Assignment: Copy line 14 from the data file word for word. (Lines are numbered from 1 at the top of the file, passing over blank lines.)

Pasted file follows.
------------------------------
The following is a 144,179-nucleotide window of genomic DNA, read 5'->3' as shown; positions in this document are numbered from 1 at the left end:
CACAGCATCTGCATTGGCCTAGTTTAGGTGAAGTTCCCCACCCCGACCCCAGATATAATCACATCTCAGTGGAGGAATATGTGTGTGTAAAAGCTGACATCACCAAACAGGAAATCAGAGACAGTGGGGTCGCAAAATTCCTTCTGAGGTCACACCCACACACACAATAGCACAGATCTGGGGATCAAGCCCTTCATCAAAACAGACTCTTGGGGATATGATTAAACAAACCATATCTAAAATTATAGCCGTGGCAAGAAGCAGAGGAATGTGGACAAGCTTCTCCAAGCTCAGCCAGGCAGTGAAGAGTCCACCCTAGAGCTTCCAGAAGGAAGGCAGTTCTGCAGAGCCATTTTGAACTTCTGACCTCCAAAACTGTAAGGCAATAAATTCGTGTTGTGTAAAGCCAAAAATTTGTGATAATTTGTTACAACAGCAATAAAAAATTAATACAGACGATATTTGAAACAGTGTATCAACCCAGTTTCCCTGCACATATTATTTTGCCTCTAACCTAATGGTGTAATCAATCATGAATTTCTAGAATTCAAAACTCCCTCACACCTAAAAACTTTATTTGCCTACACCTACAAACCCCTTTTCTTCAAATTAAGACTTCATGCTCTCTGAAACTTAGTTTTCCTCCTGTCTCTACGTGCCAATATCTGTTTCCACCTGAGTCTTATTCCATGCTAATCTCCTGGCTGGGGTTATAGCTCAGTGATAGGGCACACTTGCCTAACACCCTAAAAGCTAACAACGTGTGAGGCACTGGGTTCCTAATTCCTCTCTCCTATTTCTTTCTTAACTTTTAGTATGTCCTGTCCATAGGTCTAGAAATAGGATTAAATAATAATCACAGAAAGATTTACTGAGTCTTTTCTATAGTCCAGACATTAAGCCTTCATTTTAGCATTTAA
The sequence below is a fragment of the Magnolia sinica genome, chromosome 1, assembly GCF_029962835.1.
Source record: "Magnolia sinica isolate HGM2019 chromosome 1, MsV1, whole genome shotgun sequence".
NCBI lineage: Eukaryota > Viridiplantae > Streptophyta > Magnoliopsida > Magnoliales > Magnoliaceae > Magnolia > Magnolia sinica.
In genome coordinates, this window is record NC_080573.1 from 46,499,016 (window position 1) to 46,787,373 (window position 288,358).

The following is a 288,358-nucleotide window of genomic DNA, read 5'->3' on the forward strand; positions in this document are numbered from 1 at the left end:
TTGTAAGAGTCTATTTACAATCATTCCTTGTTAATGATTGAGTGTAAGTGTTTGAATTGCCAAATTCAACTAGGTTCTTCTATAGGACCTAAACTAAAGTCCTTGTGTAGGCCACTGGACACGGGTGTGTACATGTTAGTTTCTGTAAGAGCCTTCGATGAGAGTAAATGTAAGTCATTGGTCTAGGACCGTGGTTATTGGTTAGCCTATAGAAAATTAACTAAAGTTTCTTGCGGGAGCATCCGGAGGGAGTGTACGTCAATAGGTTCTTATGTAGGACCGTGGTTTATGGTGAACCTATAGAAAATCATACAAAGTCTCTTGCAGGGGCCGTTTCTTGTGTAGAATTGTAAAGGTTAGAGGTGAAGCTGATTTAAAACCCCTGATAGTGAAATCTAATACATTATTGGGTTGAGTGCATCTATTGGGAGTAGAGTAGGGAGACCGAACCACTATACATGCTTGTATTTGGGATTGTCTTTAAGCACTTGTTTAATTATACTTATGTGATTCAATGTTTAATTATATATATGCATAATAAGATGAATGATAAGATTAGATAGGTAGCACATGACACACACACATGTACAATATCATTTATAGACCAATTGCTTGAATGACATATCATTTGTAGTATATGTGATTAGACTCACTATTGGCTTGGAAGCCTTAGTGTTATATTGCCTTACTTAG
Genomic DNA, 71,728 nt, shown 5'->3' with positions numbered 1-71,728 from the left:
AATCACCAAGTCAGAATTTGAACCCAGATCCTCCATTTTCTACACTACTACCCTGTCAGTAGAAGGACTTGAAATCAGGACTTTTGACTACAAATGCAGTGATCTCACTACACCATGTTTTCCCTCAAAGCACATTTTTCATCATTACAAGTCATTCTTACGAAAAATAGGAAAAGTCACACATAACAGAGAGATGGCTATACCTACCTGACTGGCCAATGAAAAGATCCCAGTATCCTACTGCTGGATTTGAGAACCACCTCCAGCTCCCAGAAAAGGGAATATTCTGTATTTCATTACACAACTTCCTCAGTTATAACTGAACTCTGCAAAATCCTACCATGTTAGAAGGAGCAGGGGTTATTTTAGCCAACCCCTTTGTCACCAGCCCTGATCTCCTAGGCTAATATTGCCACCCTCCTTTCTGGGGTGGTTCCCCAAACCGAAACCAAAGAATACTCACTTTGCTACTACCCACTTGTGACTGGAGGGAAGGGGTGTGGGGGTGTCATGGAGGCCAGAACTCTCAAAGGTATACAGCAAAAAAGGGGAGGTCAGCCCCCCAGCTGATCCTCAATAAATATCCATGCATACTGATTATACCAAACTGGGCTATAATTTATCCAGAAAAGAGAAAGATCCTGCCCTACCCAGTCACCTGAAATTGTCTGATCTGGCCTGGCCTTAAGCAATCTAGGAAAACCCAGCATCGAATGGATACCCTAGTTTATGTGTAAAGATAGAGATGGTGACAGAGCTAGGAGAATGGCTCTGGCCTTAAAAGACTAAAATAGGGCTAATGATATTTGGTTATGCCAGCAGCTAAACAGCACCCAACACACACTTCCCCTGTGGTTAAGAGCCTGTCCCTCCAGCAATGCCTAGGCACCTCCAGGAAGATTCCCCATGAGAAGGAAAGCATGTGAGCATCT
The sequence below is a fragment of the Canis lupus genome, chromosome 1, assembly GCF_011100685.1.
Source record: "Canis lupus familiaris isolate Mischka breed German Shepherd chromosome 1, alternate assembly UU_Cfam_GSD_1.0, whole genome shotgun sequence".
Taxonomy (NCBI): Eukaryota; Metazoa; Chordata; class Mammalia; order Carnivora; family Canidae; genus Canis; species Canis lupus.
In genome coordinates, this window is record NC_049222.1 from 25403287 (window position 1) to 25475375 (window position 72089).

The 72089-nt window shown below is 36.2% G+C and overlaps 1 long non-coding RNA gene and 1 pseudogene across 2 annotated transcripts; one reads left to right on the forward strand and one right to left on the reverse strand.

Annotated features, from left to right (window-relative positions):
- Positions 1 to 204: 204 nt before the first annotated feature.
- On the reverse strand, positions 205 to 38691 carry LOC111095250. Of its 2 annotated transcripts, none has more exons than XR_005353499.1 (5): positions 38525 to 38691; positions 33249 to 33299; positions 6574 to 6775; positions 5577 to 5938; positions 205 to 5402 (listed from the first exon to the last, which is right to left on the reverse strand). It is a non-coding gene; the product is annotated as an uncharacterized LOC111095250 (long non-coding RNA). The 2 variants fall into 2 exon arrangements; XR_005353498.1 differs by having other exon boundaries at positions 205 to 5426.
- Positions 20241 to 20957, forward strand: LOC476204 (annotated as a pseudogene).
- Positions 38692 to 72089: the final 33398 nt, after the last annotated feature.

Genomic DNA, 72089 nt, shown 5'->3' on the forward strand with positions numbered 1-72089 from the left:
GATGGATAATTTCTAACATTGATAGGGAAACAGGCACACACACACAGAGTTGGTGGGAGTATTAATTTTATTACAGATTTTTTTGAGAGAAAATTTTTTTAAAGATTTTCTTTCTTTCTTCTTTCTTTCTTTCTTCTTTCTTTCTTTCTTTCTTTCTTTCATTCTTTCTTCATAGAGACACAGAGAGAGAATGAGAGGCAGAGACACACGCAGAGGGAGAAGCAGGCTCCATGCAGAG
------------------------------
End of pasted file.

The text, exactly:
In genome coordinates, this window is record NC_049222.1 from 25403287 (window position 1) to 25475375 (window position 72089).